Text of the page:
Miracles in the early church confirmed the resurrection of Jesus Christ from the dead.   It confirmed that the Holy Spirit was present with the church.   And the Holy Spirit is here with us today.   So boldly pray for healing and praise God for his response to your prayer.  Let’s pray.

Lord Jesus, just as Peter bowed his head to you in prayer we bow our heads in prayer.  We asked that you heal us and our loved ones of our illnesses and diseases.  We trust that your presence and love will be with us no matter what happens.  And we believe that even though our loved ones may die in this life, you will one day raise them to new life in the presence of you, God the Father and the Holy Spirit.  Amen.

Tuesday, May 3, 2022

Sermon - Acts 9:7-21 - “My Chosen Instrument”

 Rev. Jeffrey T. Howard
Presbyterian Church of Easton
Sermon - Acts 9:7-21 - “My Chosen Instrument”
May 1, 2022

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Good morning and welcome to Presbyterian Church of Easton on this glorious Spring Day, our Lord’s Day and this third Sunday of Easter.  I am continuing my series of sermons on the reactions to the resurrection.  

Our method of study comes from the first century Jewish scholar, Gamaliel, who suggested that if the resurrection was true we would see God’s transformative effects on the followers of Jesus and they would be successful in bringing people to faith in Jesus Christ.  But if the resurrection was a hoax then we would expect the followers of Jesus to scatter and go back to their old lives and live in obscurity.  So by looking at what happened to the followers of Jesus we can determine whether or not the resurrection of Jesus Christ from the dead is true.  And we know that belief in the resurrection is crucial for our eternal lives.  So let’s get to this important work, but first please pray with me.

“Grant unto us, O Lord, to be occupied in the mysteries of thy Heavenly wisdom, with true progress in piety, to thy glory and our own edification. Amen.” (John Calvin)

Many years ago I attended two weddings just a couple of weeks apart.  Old friends were getting married.  There was great joy and celebration those days.  Each couple loved each other very much and there was great hope for both of these marriages.  But after a few years,  I learned that both of these couples had separated.  The passion that once brought them together has turned into anger which has pushed them apart.  This has caused me to reflect this week on the relationship between passion and anger.

I have seen new Christians come to faith in Jesus Christ with great passion.  This passion is shown in their strong desire to worship, pray and study scripture.  But sometimes, after a while, when their expectations of the faith are not met their passion turns to anger and they leave the church.  Sometimes this happens when they pray for healing for a loved one, healing that never comes.  Sometimes they pray for a job that they never get.  Sometimes they expect to always experience joy as a Christian and are shocked when they still experience pain, grief and guilt.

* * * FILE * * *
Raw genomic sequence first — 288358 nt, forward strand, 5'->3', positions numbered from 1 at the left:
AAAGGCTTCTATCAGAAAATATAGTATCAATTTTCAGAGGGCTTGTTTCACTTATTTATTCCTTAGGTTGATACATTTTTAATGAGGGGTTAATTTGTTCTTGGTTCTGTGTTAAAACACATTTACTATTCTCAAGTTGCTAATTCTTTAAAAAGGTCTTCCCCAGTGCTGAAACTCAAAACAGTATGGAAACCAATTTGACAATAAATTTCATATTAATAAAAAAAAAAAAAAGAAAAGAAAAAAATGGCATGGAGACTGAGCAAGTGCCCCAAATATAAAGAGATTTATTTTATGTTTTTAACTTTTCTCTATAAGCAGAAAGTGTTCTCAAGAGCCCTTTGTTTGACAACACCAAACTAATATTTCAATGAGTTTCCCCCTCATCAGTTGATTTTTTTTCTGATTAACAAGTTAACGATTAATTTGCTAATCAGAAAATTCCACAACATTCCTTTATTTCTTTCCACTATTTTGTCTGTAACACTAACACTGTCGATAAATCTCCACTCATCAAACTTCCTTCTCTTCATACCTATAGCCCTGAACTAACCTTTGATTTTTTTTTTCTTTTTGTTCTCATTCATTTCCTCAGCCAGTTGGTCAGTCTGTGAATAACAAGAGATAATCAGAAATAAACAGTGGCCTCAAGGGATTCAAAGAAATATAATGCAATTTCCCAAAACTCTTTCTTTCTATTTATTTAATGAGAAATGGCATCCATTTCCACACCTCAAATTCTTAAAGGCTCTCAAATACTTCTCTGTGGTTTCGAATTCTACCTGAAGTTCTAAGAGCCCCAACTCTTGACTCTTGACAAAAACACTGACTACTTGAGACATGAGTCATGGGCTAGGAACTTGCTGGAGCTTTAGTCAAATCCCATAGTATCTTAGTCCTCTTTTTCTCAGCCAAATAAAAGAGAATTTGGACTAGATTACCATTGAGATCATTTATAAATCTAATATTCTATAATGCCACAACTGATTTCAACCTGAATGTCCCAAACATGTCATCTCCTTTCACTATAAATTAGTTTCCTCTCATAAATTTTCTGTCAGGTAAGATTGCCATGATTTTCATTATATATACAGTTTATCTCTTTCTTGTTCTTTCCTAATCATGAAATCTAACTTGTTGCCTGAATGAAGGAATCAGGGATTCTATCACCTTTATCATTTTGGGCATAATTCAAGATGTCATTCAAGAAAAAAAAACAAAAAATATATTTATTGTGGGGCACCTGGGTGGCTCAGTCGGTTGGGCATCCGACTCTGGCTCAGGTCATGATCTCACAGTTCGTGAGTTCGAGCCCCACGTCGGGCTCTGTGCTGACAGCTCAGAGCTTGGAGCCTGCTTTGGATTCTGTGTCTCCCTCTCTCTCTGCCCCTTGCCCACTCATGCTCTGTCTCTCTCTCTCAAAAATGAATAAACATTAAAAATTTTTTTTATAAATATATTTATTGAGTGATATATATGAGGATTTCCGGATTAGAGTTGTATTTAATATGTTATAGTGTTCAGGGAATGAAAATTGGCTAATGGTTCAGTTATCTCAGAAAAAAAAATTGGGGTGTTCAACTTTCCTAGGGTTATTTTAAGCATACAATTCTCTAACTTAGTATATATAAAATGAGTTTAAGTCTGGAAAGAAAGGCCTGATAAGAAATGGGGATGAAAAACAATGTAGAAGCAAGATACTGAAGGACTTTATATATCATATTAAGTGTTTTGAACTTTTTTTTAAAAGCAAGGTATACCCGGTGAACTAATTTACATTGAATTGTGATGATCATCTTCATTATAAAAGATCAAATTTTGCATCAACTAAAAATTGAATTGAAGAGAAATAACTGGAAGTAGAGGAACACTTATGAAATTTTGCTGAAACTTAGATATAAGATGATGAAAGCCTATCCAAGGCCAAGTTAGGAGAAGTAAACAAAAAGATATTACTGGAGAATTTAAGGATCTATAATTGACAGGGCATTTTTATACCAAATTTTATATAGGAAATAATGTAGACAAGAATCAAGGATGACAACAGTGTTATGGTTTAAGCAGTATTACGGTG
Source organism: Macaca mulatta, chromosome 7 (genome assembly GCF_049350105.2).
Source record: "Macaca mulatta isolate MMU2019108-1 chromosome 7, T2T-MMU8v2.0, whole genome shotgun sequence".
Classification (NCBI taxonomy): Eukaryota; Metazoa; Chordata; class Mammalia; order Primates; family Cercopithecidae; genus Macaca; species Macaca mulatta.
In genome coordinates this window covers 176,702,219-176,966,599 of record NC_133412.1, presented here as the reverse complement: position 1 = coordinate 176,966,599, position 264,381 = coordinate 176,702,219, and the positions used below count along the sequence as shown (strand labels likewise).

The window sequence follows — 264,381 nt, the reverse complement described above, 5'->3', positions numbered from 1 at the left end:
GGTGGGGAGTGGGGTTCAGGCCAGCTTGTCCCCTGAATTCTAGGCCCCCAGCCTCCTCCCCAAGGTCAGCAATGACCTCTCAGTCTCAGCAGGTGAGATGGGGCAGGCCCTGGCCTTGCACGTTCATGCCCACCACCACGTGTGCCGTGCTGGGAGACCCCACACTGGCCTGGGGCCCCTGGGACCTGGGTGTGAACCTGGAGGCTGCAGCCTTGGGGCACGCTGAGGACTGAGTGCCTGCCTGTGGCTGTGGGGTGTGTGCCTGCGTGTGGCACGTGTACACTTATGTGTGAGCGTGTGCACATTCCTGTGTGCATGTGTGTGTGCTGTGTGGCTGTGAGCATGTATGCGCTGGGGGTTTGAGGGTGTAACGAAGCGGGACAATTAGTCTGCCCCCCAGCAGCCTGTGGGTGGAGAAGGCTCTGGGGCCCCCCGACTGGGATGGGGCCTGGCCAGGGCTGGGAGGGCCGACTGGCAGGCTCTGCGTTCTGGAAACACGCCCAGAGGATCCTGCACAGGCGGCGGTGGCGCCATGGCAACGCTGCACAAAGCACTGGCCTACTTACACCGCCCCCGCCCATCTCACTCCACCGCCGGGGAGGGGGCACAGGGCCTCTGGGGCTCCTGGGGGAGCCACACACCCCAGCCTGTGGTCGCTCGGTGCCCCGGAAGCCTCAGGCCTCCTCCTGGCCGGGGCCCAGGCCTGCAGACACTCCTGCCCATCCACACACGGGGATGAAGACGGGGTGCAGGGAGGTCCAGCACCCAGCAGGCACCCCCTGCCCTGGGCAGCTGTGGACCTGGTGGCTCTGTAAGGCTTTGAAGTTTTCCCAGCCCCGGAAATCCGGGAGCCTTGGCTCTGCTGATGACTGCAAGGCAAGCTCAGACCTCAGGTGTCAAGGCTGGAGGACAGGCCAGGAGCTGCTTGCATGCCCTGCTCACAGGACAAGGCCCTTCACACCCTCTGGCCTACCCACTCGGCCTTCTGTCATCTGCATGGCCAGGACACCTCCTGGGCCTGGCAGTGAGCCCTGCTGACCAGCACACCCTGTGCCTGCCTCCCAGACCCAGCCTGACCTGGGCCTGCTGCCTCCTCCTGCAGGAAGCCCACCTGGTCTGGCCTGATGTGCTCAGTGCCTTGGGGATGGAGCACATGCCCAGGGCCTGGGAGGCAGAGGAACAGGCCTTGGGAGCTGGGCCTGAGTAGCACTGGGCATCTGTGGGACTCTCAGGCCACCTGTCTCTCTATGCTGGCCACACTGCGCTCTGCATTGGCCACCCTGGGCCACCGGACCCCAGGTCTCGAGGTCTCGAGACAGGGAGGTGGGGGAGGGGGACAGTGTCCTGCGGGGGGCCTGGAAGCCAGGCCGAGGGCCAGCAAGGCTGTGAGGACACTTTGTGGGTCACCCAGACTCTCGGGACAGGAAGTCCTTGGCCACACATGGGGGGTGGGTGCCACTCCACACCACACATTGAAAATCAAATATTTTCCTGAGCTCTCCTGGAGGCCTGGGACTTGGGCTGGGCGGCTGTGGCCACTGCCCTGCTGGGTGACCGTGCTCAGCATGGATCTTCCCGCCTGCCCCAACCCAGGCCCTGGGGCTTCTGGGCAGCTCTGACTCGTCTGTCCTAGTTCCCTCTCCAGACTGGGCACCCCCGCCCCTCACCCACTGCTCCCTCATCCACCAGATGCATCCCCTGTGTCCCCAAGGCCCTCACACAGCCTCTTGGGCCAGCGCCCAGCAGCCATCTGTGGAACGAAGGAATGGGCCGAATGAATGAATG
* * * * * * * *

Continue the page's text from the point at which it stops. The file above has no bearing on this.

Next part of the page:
So it occurs to me that both marriages and faith start with great passion and expectations, but these passions can turn to anger if our expectations are not met.

We can see all of this in the Apostle Paul.  Paul was a Jew growing up in Turkey in a small city called Tarsus.  He was named after the first king of Israel, Saul, his Hebrew name.  He was passionate about his faith.  As a young man he was sent to Jerusalem to study with the great rabbi, Gamaliel.  He was so passionate about studying and obeying scripture he became a Pharisee.  He was passionate about keeping his faith pure and this required that everyone obey God’s commands.

But his passion turned to anger whenever he thought that his faith was being corrupted.  He was angered by Greek and Roman influences on Judaism.  And when a Jewish sect, called the Way, began proclaiming their crucified leader as God, his anger turned violent.  Paul formed a group of thugs to harass these heretics.  And one incident led to the death of one of the leaders of church, a deacon, Stephen.   As a result of Paul’s gang-like activity, the followers of Jesus Christ went underground.  Many Christians fled Jerusalem while the leaders went into hiding.  It appeared that Paul’s violent efforts were successful.

When Paul heard that a group of Christians had fled to Syria he received diplomatic permission to go to Damascus to arrest the so called heretics and bring them back to Jerusalem to be thrown in jail.  And it was while Paul and his thugs were on their way to Damascus that Paul was stopped by a bright light which blinded him.

Just as God had appeared to Moses in a burning bush, the risen Jesus Christ appeared to Paul in that bright light.  And Paul began to realize that he was not persecuting heretics; rather he was persecuting his own God.  And this brings us to today’s scripture lesson.

 Acts 9:7-21  7 The men traveling with Saul stood there speechless; they heard the sound but did not see anyone.  8 Saul got up from the ground, but when he opened his eyes he could see nothing. So they led him by the hand into Damascus.  9 For three days he was blind, and did not eat or drink anything.